I recently finished reading Blink, The Tipping Point and Freakonomics. I would highly recommend any/all of these books. One curious tension that comes from having read these recently is that the ‘Broken Window’ policing strategy that is extolled in The Tipping Point is rigorously discounted as having no effect on crime in Freakonomics. Curious. How did Malcolm Gladwell get this so wrong?

The other theme that hit me was how several of the topics covered in Blink and The Tipping Point start to sound like what gets discounted (and in some cases disproven) as ‘conventional wisdom’ in by Levitt in Freakonomics. Makes me curious that if Levitt were to write a book examining each of the assertions in Gladwell’s works, how many of them would stand up to the economists vetting? No matter the outcome, the result would be an interesting read.

One topic that I would love to see Levitt cover is this: does the increased level of violence in movies and video games desensitise people to violence or does it desensitise people to violence in movies and video games?

Katrina Aftermath Anger

After a week of listening to the coverage of Katrina (and the aftermath) there are some things that I just need to get off my chest:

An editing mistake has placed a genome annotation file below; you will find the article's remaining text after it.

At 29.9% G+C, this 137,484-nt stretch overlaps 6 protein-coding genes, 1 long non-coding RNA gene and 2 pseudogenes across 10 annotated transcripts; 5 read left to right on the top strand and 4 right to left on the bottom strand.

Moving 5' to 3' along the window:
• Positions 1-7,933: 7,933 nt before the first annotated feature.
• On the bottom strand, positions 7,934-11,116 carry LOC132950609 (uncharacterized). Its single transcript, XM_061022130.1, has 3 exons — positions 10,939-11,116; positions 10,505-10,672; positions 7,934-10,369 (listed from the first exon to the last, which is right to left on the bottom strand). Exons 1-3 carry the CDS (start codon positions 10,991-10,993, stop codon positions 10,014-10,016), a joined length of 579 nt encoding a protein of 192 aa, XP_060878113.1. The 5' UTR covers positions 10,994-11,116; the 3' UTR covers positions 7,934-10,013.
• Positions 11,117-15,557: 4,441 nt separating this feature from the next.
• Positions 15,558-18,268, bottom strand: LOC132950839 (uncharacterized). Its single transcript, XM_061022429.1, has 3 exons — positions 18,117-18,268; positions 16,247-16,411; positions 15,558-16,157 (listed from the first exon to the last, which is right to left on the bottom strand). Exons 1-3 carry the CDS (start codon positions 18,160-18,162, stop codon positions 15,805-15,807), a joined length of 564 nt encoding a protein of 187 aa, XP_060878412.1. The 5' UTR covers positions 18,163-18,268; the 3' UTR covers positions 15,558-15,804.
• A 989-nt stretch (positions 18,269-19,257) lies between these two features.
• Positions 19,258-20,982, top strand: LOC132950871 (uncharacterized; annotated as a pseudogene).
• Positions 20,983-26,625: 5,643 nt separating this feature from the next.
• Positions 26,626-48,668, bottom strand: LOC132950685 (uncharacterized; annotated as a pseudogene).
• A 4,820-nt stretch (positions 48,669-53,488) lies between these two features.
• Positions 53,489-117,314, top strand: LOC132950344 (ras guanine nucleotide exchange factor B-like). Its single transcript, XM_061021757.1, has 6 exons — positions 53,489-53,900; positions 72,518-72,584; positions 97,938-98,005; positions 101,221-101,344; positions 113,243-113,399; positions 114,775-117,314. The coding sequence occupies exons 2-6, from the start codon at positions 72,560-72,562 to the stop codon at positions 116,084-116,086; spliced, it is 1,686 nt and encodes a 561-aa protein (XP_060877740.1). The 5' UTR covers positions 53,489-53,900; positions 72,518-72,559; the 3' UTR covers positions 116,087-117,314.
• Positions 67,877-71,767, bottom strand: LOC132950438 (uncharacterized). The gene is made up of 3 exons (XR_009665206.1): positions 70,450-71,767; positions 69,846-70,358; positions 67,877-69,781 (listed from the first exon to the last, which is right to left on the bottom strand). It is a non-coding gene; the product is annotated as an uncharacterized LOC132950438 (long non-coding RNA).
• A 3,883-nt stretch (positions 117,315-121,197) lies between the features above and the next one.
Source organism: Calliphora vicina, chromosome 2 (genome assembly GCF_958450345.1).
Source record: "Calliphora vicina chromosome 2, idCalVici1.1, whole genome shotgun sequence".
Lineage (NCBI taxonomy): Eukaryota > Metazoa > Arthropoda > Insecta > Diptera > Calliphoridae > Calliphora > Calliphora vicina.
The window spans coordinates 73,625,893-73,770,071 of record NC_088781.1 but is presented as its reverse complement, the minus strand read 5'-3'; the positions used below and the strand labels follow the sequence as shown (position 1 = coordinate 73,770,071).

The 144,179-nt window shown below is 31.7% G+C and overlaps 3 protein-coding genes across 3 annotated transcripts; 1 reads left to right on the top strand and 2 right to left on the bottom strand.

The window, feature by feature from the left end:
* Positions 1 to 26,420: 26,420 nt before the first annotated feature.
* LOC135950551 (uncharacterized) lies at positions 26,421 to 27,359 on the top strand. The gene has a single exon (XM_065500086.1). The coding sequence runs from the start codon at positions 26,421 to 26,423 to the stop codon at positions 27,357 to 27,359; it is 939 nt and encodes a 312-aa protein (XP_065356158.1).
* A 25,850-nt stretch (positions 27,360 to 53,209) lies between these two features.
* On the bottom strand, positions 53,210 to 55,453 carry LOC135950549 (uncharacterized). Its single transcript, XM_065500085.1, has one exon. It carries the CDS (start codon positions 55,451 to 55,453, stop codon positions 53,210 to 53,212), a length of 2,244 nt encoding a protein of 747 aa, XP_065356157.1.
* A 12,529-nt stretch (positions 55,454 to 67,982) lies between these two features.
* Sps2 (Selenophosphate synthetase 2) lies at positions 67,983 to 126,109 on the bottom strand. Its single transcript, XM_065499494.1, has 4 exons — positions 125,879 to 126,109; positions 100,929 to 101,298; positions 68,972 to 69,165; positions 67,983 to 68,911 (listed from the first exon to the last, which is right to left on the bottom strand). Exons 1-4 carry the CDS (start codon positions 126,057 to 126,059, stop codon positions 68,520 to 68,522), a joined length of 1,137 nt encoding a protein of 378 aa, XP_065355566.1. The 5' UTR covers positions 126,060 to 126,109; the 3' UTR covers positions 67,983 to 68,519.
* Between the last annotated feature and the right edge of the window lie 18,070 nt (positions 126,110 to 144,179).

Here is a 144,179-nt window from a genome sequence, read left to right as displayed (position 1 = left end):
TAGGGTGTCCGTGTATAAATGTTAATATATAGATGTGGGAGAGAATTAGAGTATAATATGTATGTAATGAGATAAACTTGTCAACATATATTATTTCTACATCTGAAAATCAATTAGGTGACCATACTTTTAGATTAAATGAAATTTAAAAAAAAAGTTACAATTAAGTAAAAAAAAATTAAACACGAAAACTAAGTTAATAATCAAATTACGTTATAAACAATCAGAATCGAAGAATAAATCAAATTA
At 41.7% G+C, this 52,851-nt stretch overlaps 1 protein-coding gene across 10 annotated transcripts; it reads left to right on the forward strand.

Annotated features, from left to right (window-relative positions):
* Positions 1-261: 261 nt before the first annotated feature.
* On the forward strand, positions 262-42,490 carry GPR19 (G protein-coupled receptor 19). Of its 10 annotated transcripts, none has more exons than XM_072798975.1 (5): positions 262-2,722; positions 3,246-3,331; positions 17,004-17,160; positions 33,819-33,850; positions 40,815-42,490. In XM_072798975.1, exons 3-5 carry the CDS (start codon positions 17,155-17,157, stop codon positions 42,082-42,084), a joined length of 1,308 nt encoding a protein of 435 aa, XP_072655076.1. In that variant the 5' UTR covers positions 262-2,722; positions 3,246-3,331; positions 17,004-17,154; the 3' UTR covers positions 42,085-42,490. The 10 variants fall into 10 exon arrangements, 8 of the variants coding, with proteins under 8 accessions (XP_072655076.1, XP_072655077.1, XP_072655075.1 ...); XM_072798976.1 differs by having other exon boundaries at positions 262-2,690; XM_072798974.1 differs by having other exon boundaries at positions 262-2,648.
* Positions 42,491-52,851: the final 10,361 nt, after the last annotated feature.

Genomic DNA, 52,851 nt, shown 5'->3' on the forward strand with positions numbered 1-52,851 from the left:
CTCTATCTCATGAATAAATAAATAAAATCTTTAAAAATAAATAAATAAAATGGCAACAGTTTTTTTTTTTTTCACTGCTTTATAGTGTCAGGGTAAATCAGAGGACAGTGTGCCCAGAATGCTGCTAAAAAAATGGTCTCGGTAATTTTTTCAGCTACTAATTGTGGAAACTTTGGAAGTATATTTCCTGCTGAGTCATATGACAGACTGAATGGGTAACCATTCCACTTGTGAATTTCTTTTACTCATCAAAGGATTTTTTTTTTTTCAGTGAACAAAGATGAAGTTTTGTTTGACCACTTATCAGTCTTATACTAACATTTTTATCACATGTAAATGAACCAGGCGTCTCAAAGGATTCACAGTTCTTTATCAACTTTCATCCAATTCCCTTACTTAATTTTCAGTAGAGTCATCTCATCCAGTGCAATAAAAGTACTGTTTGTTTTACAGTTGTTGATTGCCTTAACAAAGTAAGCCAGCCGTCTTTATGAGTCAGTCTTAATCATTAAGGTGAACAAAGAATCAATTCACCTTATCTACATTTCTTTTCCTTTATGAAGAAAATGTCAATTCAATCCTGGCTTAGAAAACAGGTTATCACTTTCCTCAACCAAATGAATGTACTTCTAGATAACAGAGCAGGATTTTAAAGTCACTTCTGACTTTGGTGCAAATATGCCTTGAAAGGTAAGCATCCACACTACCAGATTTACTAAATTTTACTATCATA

As bad as it is, stop calling it ‘our tsunami’. There is a big difference between something that happen with little or no warning and something that happened with several days warning that some people either didn’t react to or couldn’t react to. Why does there have to be competition over whose natural disaster was worse? They are all horrible and provide an opportunity to see the best (and worst) in people.

In New Orleans, the situation rapidly turned into a Y2K-esque worst case scenario: no power, no water, no communications, armed mobs looting and pillaging with the government unable to respond. Except in this real life scenario, this was not the result of some errant computer software. This was a fatal combination of natural disaster and the worst side of humankind.

Before Katrina hit, it seems that there were those who couldn’t move because they didn’t have cars or some other means of getting around or out of the city because they are poor. This might have something to do with the fact that the poverty rate in the US has grown to 12.5% under the current administration. Apparently the poor are good enough to fight wars, but not worth rescuing or looking out for properly — sickening.

Another point that I am struggling with regarding the slow federal response is ‘because it is a very complicated situation that no one could have foreseen’. Then how do we account for the Hurricane Pam simulations that showed almost exactly what was going to happen? You might ask yourself how can the international press get camera crews, helicopters, ground transport, etc to freely go in to areas to broadcast (some might say, exploit) those impacted by this disaster, but the government doesn’t seem to be as resourceful. Nor does it seem that the press has enough integrity to try to bring in whatever aid they can while covering the events.

The National Guard, who typically play a crucial role in providing swift and effective assistance during natural disasters are hobbled by the fact that 40% of Mississippi’s and 35% of Louisiana’s National Guard are in Iraq.